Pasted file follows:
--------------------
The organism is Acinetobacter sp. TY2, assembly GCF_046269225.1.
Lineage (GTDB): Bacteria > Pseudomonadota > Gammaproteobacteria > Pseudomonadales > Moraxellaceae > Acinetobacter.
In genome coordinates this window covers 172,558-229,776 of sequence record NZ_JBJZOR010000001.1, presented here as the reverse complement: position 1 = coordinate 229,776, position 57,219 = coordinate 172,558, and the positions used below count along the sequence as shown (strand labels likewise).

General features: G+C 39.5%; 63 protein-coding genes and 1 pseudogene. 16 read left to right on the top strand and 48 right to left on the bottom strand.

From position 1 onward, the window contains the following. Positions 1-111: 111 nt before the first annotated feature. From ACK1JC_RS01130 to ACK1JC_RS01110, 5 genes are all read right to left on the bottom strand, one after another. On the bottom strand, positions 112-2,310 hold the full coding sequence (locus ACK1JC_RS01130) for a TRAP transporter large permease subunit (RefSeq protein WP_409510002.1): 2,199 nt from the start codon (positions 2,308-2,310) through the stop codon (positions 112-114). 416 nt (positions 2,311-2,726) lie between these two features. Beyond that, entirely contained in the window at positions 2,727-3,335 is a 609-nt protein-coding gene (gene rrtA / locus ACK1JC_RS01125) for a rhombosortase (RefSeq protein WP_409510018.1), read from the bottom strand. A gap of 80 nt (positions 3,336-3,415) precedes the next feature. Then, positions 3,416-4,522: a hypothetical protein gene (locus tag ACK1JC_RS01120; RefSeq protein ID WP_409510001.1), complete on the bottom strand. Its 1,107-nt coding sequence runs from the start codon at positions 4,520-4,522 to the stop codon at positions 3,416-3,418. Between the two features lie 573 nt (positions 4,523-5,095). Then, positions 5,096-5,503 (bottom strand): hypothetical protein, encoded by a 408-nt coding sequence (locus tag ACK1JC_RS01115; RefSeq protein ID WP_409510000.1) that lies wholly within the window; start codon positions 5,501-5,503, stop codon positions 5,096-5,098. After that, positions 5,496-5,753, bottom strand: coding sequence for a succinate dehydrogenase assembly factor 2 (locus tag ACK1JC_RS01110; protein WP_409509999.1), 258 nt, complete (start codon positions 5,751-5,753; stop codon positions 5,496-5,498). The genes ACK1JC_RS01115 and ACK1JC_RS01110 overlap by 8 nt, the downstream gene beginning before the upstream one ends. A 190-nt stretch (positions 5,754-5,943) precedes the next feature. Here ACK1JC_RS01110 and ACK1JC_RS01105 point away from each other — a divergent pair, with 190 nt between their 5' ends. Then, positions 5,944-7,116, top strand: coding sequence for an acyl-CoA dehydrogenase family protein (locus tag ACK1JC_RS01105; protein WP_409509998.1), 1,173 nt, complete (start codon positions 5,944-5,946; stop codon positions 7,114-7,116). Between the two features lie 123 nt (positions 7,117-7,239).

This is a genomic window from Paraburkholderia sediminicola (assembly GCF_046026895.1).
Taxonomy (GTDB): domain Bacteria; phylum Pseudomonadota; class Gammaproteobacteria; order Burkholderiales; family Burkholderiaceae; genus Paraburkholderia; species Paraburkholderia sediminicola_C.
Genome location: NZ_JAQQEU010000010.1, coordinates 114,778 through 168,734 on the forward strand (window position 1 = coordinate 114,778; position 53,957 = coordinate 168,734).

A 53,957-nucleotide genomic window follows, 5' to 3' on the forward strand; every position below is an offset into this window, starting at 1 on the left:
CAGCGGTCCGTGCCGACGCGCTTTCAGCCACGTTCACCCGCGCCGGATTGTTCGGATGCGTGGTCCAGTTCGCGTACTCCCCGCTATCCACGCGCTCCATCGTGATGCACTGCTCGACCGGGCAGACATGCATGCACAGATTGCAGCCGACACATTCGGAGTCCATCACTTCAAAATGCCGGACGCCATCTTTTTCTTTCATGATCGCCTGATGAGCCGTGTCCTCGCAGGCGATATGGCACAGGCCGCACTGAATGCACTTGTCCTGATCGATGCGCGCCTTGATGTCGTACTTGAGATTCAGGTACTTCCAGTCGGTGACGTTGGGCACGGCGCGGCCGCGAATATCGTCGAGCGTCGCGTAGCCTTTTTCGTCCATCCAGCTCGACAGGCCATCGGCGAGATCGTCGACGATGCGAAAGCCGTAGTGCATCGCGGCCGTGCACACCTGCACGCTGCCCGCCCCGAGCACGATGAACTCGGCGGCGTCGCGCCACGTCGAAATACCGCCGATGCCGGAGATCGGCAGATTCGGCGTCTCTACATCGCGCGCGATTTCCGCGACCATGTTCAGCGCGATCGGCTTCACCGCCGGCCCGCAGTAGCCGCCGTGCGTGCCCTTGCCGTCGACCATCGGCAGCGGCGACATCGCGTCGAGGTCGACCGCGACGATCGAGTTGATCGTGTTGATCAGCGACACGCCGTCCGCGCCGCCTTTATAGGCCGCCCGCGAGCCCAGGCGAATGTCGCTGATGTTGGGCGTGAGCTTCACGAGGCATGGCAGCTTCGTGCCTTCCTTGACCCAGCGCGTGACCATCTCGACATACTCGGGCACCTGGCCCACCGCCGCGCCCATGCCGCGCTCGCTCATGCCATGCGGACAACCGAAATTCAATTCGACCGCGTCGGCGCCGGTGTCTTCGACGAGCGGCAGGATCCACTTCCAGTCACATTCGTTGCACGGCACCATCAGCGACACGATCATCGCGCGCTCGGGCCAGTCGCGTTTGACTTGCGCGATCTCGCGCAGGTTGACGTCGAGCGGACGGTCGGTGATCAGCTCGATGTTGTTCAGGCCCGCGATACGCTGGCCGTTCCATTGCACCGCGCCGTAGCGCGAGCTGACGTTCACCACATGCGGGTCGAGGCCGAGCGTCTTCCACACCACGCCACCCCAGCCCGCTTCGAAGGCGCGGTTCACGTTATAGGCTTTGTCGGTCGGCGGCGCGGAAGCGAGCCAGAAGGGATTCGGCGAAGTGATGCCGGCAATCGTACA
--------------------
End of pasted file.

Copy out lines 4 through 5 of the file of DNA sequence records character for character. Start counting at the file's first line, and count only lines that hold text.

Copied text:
General features: G+C 39.5%; 63 protein-coding genes and 1 pseudogene. 16 read left to right on the top strand and 48 right to left on the bottom strand.

From position 1 onward, the window contains the following. Positions 1-111: 111 nt before the first annotated feature. From ACK1JC_RS01130 to ACK1JC_RS01110, 5 genes are all read right to left on the bottom strand, one after another. On the bottom strand, positions 112-2,310 hold the full coding sequence (locus ACK1JC_RS01130) for a TRAP transporter large permease subunit (RefSeq protein WP_409510002.1): 2,199 nt from the start codon (positions 2,308-2,310) through the stop codon (positions 112-114). 416 nt (positions 2,311-2,726) lie between these two features. Beyond that, entirely contained in the window at positions 2,727-3,335 is a 609-nt protein-coding gene (gene rrtA / locus ACK1JC_RS01125) for a rhombosortase (RefSeq protein WP_409510018.1), read from the bottom strand. A gap of 80 nt (positions 3,336-3,415) precedes the next feature. Then, positions 3,416-4,522: a hypothetical protein gene (locus tag ACK1JC_RS01120; RefSeq protein ID WP_409510001.1), complete on the bottom strand. Its 1,107-nt coding sequence runs from the start codon at positions 4,520-4,522 to the stop codon at positions 3,416-3,418. Between the two features lie 573 nt (positions 4,523-5,095). Then, positions 5,096-5,503 (bottom strand): hypothetical protein, encoded by a 408-nt coding sequence (locus tag ACK1JC_RS01115; RefSeq protein ID WP_409510000.1) that lies wholly within the window; start codon positions 5,501-5,503, stop codon positions 5,096-5,098. After that, positions 5,496-5,753, bottom strand: coding sequence for a succinate dehydrogenase assembly factor 2 (locus tag ACK1JC_RS01110; protein WP_409509999.1), 258 nt, complete (start codon positions 5,751-5,753; stop codon positions 5,496-5,498). The genes ACK1JC_RS01115 and ACK1JC_RS01110 overlap by 8 nt, the downstream gene beginning before the upstream one ends. A 190-nt stretch (positions 5,754-5,943) precedes the next feature. Here ACK1JC_RS01110 and ACK1JC_RS01105 point away from each other — a divergent pair, with 190 nt between their 5' ends. Then, positions 5,944-7,116, top strand: coding sequence for an acyl-CoA dehydrogenase family protein (locus tag ACK1JC_RS01105; protein WP_409509998.1), 1,173 nt, complete (start codon positions 5,944-5,946; stop codon positions 7,114-7,116). Between the two features lie 123 nt (positions 7,117-7,239).